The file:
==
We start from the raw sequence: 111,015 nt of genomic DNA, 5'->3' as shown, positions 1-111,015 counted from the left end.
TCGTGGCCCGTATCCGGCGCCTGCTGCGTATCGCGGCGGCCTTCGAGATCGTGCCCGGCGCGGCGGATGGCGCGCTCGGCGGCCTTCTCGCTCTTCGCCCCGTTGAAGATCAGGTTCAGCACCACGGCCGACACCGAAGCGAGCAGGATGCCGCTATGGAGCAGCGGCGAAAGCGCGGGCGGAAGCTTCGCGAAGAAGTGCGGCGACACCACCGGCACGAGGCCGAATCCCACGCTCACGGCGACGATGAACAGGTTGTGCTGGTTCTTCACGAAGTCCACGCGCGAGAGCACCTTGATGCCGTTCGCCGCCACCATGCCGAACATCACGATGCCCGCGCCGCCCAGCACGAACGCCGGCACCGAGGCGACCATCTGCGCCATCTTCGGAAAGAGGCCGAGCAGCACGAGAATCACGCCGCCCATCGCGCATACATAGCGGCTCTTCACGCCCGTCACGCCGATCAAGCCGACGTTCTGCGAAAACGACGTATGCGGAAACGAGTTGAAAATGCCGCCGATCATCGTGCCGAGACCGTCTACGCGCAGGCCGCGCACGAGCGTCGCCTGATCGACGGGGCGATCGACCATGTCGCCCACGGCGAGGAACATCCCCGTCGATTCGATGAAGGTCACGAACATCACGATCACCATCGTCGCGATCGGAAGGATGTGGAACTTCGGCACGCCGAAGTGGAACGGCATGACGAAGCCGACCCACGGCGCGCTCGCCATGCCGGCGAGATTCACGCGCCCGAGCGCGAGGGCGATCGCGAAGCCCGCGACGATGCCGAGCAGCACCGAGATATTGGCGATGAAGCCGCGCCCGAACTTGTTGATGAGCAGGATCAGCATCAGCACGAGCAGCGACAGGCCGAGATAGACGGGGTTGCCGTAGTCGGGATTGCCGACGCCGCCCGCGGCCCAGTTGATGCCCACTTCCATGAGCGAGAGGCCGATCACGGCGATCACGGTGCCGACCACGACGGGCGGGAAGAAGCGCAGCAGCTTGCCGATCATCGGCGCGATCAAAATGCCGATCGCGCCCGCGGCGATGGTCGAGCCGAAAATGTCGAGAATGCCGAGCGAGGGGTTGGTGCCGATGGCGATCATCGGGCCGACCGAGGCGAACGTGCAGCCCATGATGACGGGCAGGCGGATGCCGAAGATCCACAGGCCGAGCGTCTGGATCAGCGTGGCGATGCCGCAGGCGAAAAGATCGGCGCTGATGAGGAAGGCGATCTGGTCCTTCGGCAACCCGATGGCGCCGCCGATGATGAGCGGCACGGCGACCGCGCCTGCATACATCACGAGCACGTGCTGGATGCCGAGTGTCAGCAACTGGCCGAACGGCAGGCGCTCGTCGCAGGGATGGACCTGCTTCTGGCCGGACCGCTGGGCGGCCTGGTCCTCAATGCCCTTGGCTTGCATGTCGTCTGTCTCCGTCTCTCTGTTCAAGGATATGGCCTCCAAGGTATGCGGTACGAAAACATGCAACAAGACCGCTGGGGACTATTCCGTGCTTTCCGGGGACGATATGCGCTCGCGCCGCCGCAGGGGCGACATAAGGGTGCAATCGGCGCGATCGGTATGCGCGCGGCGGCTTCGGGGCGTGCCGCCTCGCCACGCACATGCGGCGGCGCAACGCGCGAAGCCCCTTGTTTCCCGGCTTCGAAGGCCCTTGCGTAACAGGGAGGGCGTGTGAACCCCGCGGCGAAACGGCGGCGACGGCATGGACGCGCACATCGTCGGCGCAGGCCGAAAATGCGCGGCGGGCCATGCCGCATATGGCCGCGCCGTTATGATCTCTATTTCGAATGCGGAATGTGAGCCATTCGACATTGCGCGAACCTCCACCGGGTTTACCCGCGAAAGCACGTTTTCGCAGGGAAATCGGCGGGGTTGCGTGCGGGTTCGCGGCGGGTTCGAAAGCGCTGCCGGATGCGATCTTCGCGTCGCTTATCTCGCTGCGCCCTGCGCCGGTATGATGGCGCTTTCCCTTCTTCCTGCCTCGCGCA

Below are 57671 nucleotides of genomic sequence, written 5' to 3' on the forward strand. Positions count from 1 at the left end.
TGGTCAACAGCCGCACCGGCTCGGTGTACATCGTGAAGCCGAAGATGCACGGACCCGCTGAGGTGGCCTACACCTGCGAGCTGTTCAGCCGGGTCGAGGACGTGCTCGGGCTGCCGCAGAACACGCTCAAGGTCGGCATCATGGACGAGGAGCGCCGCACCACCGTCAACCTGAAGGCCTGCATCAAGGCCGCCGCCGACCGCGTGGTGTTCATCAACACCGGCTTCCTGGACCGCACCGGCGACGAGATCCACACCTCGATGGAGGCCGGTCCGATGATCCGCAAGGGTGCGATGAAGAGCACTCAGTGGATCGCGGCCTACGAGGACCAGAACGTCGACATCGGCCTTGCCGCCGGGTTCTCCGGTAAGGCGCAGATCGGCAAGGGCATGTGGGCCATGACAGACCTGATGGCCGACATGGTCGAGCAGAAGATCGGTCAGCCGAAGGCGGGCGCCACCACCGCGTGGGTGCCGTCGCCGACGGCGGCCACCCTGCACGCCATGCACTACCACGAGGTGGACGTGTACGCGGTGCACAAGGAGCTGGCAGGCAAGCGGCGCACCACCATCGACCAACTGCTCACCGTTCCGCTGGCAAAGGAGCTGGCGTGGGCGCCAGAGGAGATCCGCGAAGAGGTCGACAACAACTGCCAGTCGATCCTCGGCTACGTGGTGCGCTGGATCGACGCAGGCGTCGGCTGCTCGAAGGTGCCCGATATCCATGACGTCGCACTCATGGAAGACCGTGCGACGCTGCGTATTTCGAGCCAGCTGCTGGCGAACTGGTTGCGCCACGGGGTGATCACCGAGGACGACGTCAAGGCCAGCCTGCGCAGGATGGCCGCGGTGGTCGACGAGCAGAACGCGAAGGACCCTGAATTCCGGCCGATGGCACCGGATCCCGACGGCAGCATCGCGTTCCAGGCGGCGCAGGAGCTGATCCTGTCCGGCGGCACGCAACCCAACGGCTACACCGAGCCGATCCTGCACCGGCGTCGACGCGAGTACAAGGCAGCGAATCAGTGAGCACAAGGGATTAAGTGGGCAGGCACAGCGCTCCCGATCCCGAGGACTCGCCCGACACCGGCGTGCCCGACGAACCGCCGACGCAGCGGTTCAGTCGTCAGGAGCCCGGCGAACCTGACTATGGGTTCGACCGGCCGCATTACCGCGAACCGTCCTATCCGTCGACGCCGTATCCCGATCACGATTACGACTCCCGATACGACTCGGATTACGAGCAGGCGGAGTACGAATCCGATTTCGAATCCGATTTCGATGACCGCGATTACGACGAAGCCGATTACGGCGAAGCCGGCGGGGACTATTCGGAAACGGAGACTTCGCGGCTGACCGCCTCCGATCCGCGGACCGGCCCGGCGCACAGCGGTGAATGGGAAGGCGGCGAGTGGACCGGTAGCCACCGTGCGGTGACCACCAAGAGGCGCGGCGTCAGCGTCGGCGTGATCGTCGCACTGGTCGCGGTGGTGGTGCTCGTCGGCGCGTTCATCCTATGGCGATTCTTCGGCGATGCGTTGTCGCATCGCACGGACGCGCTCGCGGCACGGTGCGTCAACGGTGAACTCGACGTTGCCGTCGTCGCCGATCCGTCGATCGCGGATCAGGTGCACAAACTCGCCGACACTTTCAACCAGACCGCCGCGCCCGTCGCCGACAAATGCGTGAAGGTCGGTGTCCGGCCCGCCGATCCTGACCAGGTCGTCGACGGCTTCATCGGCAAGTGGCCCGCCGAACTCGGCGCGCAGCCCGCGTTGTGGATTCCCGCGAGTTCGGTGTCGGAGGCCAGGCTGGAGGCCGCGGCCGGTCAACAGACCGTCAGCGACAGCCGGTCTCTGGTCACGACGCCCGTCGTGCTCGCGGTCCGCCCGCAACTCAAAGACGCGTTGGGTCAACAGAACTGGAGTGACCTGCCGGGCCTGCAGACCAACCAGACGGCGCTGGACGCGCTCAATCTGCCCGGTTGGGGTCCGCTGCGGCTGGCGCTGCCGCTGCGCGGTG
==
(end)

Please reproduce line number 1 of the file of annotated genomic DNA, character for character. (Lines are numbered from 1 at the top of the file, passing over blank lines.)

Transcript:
We start from the raw sequence: 111,015 nt of genomic DNA, 5'->3' as shown, positions 1-111,015 counted from the left end.